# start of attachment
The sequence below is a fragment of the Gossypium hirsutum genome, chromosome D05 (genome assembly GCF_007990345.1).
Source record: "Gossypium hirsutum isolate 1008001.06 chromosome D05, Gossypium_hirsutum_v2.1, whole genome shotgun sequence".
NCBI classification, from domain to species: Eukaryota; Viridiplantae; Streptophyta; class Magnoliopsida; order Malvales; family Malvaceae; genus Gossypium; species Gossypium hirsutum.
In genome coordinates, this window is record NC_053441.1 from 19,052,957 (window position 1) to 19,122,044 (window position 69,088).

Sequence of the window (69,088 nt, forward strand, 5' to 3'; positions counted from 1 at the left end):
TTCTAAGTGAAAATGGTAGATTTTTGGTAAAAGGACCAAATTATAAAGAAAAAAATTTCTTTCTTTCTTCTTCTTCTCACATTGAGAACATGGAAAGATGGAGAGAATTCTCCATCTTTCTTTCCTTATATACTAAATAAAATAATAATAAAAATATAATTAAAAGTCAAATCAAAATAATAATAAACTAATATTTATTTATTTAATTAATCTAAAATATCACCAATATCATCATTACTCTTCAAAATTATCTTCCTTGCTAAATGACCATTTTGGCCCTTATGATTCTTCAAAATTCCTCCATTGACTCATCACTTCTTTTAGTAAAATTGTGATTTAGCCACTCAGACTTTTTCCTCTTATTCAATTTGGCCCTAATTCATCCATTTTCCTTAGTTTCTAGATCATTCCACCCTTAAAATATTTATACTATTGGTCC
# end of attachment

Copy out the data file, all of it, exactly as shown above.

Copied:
The sequence below is a fragment of the Gossypium hirsutum genome, chromosome D05 (genome assembly GCF_007990345.1).
Source record: "Gossypium hirsutum isolate 1008001.06 chromosome D05, Gossypium_hirsutum_v2.1, whole genome shotgun sequence".
NCBI classification, from domain to species: Eukaryota; Viridiplantae; Streptophyta; class Magnoliopsida; order Malvales; family Malvaceae; genus Gossypium; species Gossypium hirsutum.
In genome coordinates, this window is record NC_053441.1 from 19,052,957 (window position 1) to 19,122,044 (window position 69,088).

Sequence of the window (69,088 nt, forward strand, 5' to 3'; positions counted from 1 at the left end):
TTCTAAGTGAAAATGGTAGATTTTTGGTAAAAGGACCAAATTATAAAGAAAAAAATTTCTTTCTTTCTTCTTCTTCTCACATTGAGAACATGGAAAGATGGAGAGAATTCTCCATCTTTCTTTCCTTATATACTAAATAAAATAATAATAAAAATATAATTAAAAGTCAAATCAAAATAATAATAAACTAATATTTATTTATTTAATTAATCTAAAATATCACCAATATCATCATTACTCTTCAAAATTATCTTCCTTGCTAAATGACCATTTTGGCCCTTATGATTCTTCAAAATTCCTCCATTGACTCATCACTTCTTTTAGTAAAATTGTGATTTAGCCACTCAGACTTTTTCCTCTTATTCAATTTGGCCCTAATTCATCCATTTTCCTTAGTTTCTAGATCATTCCACCCTTAAAATATTTATACTATTGGTCC